Michigan Republicans — April 13, 2013 at 9:42 am

Medicaid Expansion for Dummies, Part 1


The Michigan GOP doesn’t seem to get why Medicaid expansion is good for Michigan. Time for them to hit the books.

NOTE: Part 2 of this two-part series can be found HERE.

Medicaid expansion isn’t exactly elementary. Then again, it’s not rocket science, either.

Members of the Michigan GOP have said they just haven’t had time to look into all the details of Medicaid expansion so they can make an educated decision. For now, let’s ignore the fact that they apparently needed no time at all to examine Right-to-Work (For Less) before making it a state law. Let’s also ignore the fact that they were clearly counting on the Supreme Court to overturn the Affordable Care Act (ACA), also known as Obamacare, so they didn’t bother doing their homework.

Instead, let’s educate them on why Medicaid expansion is the right thing to do for Michigan. Even Governor Rick Snyder thinks so — and he says he’s still determined, even after losing another round in the budget battle.

Pssst: Pass it on. Share these facts widely, especially with your Republican representatives. Clearly, they can use some tutoring.

Medicaid expansion is good for the health of Michigan’s citizens.

Medicaid expansion would give as many as 730,000 uninsured Michiganders the chance to enroll in Medicaid — 300,000 in 2014 alone. This would provide better access to preventive care, which means fewer people going to emergency rooms for routine care. That’s not what ERs are for. Without the continuity of care people get from a primary care physician, they just keep getting sick again and wind up back in the ER. It’s a vicious circle that leads to deteriorating health, especially in people with chronic conditions like diabetes, asthma or heart disease.

Still not convinced? A study published in the New England Journal of Medicine predicts a significant reduction in deaths in states that adopt Medicaid expansion.

What’s more, healthier people are more productive, which is good for businesses and the state’s economy. Many citizens who will be eligible for Medicaid under expansion are the working poor — and may well include those being thrown off employer insurance at a staggering rate in Michigan — so providing them with health insurance can foster higher productivity.

Medicaid expansion reduces or eliminates the costs of  treating the uninsured.

ER visits are absurdly expensive compared to routine care visits. According to the excellent Sarah Kliff of the Washington Post, an ER visit costs more than an average month’s rent. When the uninsured go to the ER, who pays those bills? Many of those costs are passed on to businesses and individuals who do buy insurance. They’re also absorbed by hospitals who take on patients regardless of their ability to pay.

Who else covers the costs of caring for the uninsured? The State of Michigan. Accepting federal funding for Medicaid expansion relieves the state of much of that burden.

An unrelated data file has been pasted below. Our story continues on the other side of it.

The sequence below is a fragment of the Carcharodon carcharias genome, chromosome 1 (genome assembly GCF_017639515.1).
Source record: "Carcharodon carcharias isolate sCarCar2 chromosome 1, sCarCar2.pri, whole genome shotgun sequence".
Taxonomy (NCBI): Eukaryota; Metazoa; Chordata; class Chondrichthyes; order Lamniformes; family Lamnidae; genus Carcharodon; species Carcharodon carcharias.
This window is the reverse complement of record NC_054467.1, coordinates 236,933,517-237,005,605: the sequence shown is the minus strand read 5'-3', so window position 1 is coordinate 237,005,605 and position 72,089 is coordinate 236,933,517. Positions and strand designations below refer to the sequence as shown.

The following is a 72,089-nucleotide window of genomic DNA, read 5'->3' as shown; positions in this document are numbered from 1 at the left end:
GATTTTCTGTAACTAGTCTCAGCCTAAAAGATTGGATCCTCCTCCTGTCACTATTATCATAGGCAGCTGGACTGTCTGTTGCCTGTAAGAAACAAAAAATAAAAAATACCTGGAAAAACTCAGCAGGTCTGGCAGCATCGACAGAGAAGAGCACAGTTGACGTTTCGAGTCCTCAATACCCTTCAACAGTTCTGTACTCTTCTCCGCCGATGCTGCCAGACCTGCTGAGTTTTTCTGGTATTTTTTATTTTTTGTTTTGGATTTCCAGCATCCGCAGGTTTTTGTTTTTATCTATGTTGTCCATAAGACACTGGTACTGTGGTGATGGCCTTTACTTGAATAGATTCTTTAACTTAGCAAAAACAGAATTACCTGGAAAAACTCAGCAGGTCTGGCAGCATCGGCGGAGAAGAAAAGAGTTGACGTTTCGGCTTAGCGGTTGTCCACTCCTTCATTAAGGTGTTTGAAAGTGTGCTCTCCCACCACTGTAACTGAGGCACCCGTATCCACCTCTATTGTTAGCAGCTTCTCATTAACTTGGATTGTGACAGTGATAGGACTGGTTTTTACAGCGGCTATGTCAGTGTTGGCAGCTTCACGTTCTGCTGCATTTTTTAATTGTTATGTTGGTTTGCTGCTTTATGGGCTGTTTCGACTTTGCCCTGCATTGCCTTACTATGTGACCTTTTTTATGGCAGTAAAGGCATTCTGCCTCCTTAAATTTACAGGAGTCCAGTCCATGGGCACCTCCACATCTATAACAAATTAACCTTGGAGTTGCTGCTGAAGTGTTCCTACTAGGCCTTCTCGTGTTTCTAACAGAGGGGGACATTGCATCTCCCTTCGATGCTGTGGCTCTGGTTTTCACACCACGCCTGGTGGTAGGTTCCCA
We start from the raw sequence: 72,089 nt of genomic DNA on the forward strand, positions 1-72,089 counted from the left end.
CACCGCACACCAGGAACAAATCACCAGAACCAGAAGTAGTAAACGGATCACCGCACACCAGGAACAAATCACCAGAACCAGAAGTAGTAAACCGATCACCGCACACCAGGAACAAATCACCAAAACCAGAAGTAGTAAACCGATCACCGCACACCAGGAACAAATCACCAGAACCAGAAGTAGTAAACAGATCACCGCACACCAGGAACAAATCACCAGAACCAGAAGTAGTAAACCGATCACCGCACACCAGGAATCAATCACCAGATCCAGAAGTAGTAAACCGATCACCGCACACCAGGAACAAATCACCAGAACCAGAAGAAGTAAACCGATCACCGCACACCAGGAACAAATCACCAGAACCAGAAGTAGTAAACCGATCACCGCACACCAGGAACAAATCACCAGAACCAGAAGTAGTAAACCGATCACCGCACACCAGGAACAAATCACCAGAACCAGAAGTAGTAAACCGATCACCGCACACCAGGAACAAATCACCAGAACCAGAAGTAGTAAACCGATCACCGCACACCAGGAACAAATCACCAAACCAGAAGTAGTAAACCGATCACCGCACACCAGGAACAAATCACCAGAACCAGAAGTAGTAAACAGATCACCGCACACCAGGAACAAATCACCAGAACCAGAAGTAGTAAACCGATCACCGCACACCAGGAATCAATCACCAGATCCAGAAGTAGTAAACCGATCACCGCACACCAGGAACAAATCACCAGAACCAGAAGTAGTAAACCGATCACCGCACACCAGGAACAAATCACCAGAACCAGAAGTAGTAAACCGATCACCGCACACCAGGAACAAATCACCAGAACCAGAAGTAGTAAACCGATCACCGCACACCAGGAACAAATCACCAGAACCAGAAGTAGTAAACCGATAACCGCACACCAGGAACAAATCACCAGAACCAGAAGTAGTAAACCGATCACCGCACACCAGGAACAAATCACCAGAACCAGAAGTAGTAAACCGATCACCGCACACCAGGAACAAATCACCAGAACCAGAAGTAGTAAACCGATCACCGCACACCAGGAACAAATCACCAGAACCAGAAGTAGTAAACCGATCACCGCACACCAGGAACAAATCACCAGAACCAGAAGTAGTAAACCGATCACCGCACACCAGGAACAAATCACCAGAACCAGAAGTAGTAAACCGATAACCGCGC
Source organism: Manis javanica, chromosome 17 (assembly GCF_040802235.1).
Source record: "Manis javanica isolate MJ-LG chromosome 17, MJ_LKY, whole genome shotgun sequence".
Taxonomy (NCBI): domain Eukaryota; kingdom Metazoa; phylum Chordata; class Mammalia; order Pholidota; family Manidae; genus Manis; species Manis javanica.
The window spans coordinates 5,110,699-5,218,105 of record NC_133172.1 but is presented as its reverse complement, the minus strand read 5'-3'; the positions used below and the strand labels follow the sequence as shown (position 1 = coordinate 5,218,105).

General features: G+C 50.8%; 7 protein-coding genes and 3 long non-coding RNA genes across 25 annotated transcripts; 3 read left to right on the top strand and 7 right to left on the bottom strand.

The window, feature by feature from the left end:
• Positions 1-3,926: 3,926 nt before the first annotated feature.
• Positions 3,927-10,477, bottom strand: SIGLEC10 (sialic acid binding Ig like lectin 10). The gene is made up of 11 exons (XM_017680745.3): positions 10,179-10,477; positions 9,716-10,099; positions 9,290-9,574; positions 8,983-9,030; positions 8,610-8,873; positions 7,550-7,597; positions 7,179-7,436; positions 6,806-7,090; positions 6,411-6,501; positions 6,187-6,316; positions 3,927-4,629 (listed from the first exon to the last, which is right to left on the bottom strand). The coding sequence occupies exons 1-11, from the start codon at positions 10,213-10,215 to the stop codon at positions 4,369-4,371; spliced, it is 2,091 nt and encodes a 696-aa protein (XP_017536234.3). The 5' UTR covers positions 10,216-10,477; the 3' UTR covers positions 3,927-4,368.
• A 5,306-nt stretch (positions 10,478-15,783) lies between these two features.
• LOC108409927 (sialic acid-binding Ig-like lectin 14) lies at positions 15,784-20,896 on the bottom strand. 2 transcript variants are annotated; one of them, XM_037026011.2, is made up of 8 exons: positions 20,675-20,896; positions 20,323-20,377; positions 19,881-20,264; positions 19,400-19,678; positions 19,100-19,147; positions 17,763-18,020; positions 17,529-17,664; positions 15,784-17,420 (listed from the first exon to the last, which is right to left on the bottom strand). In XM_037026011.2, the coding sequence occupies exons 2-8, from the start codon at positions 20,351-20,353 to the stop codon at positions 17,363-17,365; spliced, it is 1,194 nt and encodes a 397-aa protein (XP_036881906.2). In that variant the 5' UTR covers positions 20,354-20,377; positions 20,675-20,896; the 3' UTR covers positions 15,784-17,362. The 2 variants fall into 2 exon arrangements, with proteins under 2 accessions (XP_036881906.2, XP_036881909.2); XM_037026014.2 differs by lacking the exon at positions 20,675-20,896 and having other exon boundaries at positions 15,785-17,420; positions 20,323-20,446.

Medicaid expansion is supported by Michigan healthcare professionals.

Michigan’s healthcare community is practically begging for Medicaid expansion, despite what Republicans might want you to believe. From reporting by Michigan Radio:

Most Michigan doctors say they are prepared to take on a wave of new patients — if the state approves an expansion of its Medicaid program.

Marianne Udow-Phillips of the Center for Healthcare Research & Transformation says the nonprofit group surveyed 1,500 Michigan physicians.

“Overall, 81% of primary care physicians say they’re going to expand their practices to take new patients come 2014,” Udow-Phillips says.

The CHRT study says 55 percent of primary care physicians in Michigan say they currently accept new Medicaid patients. Among those who don’t currently take new Medicaid patients, most physicians said they would also take newly enrolled Medicaid patients.

Medicaid expansion will bring an influx of funding into Michigan.

As I wrote earlier this week, there are some costs involved in Medicaid expansion. But Michigan would incur certain costs with or without the expansion as more citizens become eligible for Medicaid come 2014. So it makes absolutely no sense not to accept the more than $1 billion in funding Medicaid expansion would bring into Michigan.

Sen. John Moolenaar, who chairs the Michigan Senate Health Budget Subcommittee, has expressed concerns that the federal government would not be able to sustain its promised funding. This is a ridiculous assumption, considering that the federal government has never defaulted on Medicaid payments. Via MLive.com:

Jan Hudson, senior policy analyst at the Michigan League for Public Policy, said that the federal government has never broken a promise to fund Medicaid since the program’s inception in 1965. In fact, she said, the government has a history of increasing federal match rates during times of economic stress.”

There is simply no good reason NOT to implement Medicaid expansion. 

Why on earth would budget-conscious Michigan Republicans refuse funding that can save lives, improve public health and bring significant money into the state? Plus, as I’ll report in part 2 of this series, Medicaid expansion will create jobs and generate economic growth in Michigan. What’s not to like? I don’t get it, either.

Well, actually, I do. I think the Michigan GOP is just being spiteful. The fact that Medicaid expansion is attached to the word “Obamacare” has rallied The Party of NO once again.

It’s time to say YES to Michigan Medicaid expansion. The Michigan Democratic Party has created a petition you can sign to make your voice heard.

There’s still time to get this right. There’s too much at stake for Michigan and its citizens to let Medicaid expansion fail.

Once again, thanks to Families USA and Michigan Consumers for Healthcare for their analysis of Medicaid expansion in Michigan (pdf) that provided key facts shared in this post.